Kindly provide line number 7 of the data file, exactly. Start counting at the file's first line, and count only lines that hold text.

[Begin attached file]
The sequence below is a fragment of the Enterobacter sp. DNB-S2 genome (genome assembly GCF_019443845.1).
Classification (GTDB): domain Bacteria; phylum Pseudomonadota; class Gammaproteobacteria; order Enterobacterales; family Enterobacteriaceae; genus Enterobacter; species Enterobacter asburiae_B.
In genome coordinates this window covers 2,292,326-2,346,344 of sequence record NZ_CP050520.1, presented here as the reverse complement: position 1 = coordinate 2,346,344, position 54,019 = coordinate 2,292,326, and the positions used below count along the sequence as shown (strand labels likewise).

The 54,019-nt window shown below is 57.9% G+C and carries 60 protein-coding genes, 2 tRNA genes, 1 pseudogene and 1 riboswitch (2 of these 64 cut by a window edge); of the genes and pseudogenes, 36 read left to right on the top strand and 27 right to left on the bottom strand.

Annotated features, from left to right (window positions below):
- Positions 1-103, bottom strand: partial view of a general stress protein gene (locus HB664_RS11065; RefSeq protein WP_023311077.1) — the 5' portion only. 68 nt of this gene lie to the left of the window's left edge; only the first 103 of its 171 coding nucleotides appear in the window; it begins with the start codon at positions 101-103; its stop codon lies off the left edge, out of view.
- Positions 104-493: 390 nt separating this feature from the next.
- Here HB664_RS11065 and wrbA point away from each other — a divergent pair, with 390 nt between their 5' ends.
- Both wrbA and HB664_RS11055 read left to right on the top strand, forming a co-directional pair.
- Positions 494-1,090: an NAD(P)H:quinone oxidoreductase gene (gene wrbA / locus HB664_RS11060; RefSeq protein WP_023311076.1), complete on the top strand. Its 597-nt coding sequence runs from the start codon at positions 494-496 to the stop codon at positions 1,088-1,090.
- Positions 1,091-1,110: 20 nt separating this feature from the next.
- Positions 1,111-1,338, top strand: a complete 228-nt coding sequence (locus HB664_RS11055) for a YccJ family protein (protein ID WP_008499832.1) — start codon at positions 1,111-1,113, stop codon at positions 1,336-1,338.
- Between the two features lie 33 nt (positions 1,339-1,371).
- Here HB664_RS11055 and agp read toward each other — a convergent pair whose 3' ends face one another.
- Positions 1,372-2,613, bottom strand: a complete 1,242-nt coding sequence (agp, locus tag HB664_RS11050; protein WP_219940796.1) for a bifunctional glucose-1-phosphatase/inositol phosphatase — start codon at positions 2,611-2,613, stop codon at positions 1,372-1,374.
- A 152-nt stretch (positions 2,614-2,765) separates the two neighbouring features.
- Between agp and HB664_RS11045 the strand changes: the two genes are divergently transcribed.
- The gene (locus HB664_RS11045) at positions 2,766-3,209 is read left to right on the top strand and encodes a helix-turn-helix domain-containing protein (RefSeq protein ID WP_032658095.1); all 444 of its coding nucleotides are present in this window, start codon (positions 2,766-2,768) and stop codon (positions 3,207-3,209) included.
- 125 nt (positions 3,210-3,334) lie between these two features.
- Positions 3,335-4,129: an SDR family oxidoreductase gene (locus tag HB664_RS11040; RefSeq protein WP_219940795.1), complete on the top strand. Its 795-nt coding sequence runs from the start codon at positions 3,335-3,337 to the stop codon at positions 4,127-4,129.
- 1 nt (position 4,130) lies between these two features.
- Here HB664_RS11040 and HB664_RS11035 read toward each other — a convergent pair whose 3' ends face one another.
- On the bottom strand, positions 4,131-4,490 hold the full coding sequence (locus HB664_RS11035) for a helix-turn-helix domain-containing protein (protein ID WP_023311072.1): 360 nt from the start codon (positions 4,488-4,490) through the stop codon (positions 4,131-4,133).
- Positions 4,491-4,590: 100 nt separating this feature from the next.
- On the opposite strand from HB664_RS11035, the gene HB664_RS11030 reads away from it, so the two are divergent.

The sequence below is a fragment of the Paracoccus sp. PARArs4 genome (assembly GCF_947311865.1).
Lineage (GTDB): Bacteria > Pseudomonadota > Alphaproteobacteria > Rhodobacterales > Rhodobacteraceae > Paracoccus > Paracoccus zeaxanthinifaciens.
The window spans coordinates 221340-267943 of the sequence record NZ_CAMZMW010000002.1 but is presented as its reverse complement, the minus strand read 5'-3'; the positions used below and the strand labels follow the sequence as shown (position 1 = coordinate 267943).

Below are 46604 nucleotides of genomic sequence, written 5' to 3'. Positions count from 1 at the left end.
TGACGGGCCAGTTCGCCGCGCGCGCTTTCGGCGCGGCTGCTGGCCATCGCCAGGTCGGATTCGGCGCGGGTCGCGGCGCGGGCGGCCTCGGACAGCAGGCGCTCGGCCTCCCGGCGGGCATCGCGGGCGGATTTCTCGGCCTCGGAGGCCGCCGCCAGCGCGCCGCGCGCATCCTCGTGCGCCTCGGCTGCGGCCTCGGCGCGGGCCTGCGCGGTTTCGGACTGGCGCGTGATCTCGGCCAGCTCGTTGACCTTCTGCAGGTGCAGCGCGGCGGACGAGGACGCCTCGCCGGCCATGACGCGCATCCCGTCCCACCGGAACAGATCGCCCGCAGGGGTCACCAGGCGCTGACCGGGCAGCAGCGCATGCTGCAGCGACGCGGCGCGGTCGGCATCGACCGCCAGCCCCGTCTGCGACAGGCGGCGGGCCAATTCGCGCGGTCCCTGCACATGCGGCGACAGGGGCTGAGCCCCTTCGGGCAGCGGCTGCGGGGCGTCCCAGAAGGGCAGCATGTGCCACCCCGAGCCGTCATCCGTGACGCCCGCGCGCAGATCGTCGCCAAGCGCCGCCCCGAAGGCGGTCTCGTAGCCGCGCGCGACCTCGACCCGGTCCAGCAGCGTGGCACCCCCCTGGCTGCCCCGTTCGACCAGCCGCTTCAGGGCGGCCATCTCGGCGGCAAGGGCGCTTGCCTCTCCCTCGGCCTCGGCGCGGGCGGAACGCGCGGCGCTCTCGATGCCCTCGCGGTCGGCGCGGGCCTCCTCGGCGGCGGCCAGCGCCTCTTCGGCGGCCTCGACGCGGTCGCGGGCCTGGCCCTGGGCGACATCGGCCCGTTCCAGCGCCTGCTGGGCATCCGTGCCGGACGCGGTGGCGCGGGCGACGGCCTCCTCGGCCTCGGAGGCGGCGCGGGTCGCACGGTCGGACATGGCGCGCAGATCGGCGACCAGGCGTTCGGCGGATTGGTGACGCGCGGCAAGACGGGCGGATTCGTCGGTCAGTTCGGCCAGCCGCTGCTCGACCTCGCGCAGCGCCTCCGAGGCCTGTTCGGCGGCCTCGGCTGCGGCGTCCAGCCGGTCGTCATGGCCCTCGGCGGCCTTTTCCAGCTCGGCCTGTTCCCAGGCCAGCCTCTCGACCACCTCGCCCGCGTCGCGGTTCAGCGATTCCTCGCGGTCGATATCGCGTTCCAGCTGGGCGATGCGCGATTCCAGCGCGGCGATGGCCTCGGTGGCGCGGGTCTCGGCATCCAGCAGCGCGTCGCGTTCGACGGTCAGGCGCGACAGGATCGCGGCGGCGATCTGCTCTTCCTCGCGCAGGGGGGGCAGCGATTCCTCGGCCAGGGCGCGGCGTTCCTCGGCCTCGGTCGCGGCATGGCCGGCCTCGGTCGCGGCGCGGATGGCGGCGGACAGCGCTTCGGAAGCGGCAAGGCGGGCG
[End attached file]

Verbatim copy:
- Positions 104-493: 390 nt separating this feature from the next.